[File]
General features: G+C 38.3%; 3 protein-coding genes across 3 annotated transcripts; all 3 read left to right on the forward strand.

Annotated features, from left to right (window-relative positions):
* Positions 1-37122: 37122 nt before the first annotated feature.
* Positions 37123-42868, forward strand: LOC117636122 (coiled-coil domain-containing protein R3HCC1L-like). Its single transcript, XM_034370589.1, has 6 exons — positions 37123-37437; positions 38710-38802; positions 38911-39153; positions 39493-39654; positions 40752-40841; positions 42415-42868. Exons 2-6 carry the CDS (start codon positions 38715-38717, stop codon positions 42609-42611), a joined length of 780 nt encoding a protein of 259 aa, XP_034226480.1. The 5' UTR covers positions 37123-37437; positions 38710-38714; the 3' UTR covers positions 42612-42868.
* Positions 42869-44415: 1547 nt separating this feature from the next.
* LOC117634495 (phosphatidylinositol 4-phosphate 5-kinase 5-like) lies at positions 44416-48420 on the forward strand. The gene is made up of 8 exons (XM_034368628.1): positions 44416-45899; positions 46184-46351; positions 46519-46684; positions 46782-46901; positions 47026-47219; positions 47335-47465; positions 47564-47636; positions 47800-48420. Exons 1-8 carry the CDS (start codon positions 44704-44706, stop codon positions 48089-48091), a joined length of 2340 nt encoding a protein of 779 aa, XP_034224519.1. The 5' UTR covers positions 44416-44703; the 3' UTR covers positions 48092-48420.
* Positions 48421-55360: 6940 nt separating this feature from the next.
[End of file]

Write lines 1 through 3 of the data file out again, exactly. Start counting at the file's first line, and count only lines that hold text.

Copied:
General features: G+C 38.3%; 3 protein-coding genes across 3 annotated transcripts; all 3 read left to right on the forward strand.

Annotated features, from left to right (window-relative positions):
* Positions 1-37122: 37122 nt before the first annotated feature.